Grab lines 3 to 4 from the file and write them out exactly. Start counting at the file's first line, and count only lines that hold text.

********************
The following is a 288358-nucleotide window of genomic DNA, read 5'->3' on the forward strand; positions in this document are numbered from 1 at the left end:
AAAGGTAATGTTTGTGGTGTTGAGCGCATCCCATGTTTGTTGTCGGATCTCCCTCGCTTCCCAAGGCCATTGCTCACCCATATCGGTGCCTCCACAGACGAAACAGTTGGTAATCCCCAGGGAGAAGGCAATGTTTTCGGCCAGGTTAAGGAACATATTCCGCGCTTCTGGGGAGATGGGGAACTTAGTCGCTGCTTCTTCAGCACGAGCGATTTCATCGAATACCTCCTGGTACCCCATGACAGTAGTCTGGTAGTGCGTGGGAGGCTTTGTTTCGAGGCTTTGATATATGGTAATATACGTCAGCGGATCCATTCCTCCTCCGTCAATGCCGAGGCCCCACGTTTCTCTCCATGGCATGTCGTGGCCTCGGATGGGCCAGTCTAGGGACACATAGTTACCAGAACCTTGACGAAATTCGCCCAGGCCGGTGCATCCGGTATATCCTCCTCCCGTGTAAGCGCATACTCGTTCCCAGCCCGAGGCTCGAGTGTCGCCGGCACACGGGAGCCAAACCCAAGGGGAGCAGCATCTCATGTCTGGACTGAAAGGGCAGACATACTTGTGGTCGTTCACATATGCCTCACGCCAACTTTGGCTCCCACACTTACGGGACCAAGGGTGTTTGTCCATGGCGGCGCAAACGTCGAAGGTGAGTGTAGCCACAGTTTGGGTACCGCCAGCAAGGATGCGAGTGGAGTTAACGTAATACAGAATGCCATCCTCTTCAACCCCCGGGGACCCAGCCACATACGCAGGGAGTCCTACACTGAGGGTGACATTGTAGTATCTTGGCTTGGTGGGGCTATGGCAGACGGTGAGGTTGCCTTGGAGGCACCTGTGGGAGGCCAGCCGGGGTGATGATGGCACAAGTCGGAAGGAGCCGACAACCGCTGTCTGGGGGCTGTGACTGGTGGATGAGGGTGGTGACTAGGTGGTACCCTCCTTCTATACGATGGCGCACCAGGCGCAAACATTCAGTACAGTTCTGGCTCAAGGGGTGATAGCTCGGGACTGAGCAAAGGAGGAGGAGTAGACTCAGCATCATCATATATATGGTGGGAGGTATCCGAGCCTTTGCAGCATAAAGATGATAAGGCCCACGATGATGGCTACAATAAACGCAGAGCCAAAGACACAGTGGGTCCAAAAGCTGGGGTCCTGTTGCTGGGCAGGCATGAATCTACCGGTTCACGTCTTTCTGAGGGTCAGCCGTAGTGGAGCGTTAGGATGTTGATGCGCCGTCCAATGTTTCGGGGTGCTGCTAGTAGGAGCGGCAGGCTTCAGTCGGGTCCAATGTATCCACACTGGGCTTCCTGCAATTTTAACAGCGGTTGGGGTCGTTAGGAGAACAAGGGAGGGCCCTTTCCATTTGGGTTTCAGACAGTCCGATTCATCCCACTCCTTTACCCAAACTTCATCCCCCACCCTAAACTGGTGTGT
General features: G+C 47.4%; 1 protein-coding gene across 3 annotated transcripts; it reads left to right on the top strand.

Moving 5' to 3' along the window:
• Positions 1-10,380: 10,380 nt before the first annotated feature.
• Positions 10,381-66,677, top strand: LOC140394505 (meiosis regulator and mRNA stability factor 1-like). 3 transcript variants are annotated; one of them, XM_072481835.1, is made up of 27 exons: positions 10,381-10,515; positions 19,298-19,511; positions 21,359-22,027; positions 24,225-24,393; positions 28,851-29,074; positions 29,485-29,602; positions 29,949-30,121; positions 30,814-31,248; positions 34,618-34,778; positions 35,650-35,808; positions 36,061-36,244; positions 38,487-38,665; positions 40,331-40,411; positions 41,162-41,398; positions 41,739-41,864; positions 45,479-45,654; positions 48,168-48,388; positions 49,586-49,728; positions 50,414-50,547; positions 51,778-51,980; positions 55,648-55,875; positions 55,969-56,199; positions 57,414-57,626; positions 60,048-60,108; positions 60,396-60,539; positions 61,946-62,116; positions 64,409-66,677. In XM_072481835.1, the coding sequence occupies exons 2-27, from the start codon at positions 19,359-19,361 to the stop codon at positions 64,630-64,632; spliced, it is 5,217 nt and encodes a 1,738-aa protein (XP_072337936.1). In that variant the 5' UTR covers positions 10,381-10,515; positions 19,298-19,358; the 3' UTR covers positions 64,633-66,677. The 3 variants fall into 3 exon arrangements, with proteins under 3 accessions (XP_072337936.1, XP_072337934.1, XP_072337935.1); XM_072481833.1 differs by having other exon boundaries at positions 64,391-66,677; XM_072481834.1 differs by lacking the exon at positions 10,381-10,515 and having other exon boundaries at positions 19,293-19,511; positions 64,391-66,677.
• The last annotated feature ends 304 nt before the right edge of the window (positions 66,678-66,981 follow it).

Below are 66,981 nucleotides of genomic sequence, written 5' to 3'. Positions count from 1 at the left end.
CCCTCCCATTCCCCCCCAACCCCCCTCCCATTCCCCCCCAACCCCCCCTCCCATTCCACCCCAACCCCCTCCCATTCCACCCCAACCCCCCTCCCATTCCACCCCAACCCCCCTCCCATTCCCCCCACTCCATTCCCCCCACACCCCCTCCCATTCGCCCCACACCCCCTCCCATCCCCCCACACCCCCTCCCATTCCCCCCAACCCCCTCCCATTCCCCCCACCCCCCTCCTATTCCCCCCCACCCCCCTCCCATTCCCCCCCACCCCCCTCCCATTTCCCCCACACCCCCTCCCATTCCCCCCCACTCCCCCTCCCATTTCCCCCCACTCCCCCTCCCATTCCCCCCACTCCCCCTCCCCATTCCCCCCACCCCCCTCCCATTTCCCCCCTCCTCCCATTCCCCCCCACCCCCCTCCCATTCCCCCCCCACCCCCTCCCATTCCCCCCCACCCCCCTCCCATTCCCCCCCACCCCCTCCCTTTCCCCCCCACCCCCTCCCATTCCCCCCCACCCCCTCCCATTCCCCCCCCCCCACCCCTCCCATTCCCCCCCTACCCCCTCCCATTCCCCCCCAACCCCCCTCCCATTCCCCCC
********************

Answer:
General features: G+C 47.4%; 1 protein-coding gene across 3 annotated transcripts; it reads left to right on the top strand.

Moving 5' to 3' along the window: